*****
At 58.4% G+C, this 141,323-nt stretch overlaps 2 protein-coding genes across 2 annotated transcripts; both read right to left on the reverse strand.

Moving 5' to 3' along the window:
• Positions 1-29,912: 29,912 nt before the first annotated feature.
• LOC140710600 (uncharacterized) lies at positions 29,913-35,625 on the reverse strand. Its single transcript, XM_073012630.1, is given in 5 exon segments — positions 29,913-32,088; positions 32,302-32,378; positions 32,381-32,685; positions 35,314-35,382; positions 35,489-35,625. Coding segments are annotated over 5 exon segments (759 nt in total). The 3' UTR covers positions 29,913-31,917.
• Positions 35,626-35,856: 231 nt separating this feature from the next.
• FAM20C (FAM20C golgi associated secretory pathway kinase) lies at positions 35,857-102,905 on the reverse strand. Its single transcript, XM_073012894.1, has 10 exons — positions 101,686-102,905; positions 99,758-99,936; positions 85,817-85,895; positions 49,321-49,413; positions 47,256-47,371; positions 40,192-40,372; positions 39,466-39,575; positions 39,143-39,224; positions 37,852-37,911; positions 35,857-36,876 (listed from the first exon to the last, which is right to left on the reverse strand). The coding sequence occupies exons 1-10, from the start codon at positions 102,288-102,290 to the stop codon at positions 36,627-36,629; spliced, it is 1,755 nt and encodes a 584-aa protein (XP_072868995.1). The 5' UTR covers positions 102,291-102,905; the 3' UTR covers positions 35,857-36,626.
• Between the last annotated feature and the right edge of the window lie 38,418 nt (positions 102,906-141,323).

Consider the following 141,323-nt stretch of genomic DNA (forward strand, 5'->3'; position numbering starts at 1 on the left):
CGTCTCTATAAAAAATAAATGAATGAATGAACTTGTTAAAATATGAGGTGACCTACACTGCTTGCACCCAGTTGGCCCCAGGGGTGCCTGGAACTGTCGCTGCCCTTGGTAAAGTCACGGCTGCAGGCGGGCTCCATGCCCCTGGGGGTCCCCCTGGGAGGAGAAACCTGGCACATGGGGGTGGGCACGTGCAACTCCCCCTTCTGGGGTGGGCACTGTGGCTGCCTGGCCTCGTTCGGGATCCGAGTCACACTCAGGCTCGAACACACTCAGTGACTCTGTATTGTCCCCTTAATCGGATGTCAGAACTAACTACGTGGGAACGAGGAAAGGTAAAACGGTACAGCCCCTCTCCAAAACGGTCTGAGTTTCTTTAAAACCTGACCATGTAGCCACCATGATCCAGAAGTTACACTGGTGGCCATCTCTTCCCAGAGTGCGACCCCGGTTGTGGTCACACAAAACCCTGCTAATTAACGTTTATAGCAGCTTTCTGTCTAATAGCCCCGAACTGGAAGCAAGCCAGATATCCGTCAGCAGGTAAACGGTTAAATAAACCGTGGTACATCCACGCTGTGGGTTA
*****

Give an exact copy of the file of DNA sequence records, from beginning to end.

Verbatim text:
At 58.4% G+C, this 141,323-nt stretch overlaps 2 protein-coding genes across 2 annotated transcripts; both read right to left on the reverse strand.

Moving 5' to 3' along the window:
• Positions 1-29,912: 29,912 nt before the first annotated feature.
• LOC140710600 (uncharacterized) lies at positions 29,913-35,625 on the reverse strand. Its single transcript, XM_073012630.1, is given in 5 exon segments — positions 29,913-32,088; positions 32,302-32,378; positions 32,381-32,685; positions 35,314-35,382; positions 35,489-35,625. Coding segments are annotated over 5 exon segments (759 nt in total). The 3' UTR covers positions 29,913-31,917.
• Positions 35,626-35,856: 231 nt separating this feature from the next.
• FAM20C (FAM20C golgi associated secretory pathway kinase) lies at positions 35,857-102,905 on the reverse strand. Its single transcript, XM_073012894.1, has 10 exons — positions 101,686-102,905; positions 99,758-99,936; positions 85,817-85,895; positions 49,321-49,413; positions 47,256-47,371; positions 40,192-40,372; positions 39,466-39,575; positions 39,143-39,224; positions 37,852-37,911; positions 35,857-36,876 (listed from the first exon to the last, which is right to left on the reverse strand). The coding sequence occupies exons 1-10, from the start codon at positions 102,288-102,290 to the stop codon at positions 36,627-36,629; spliced, it is 1,755 nt and encodes a 584-aa protein (XP_072868995.1). The 5' UTR covers positions 102,291-102,905; the 3' UTR covers positions 35,857-36,626.
• Between the last annotated feature and the right edge of the window lie 38,418 nt (positions 102,906-141,323).

Consider the following 141,323-nt stretch of genomic DNA (forward strand, 5'->3'; position numbering starts at 1 on the left):
CGTCTCTATAAAAAATAAATGAATGAATGAACTTGTTAAAATATGAGGTGACCTACACTGCTTGCACCCAGTTGGCCCCAGGGGTGCCTGGAACTGTCGCTGCCCTTGGTAAAGTCACGGCTGCAGGCGGGCTCCATGCCCCTGGGGGTCCCCCTGGGAGGAGAAACCTGGCACATGGGGGTGGGCACGTGCAACTCCCCCTTCTGGGGTGGGCACTGTGGCTGCCTGGCCTCGTTCGGGATCCGAGTCACACTCAGGCTCGAACACACTCAGTGACTCTGTATTGTCCCCTTAATCGGATGTCAGAACTAACTACGTGGGAACGAGGAAAGGTAAAACGGTACAGCCCCTCTCCAAAACGGTCTGAGTTTCTTTAAAACCTGACCATGTAGCCACCATGATCCAGAAGTTACACTGGTGGCCATCTCTTCCCAGAGTGCGACCCCGGTTGTGGTCACACAAAACCCTGCTAATTAACGTTTATAGCAGCTTTCTGTCTAATAGCCCCGAACTGGAAGCAAGCCAGATATCCGTCAGCAGGTAAACGGTTAAATAAACCGTGGTACATCCACGCTGTGGGTTA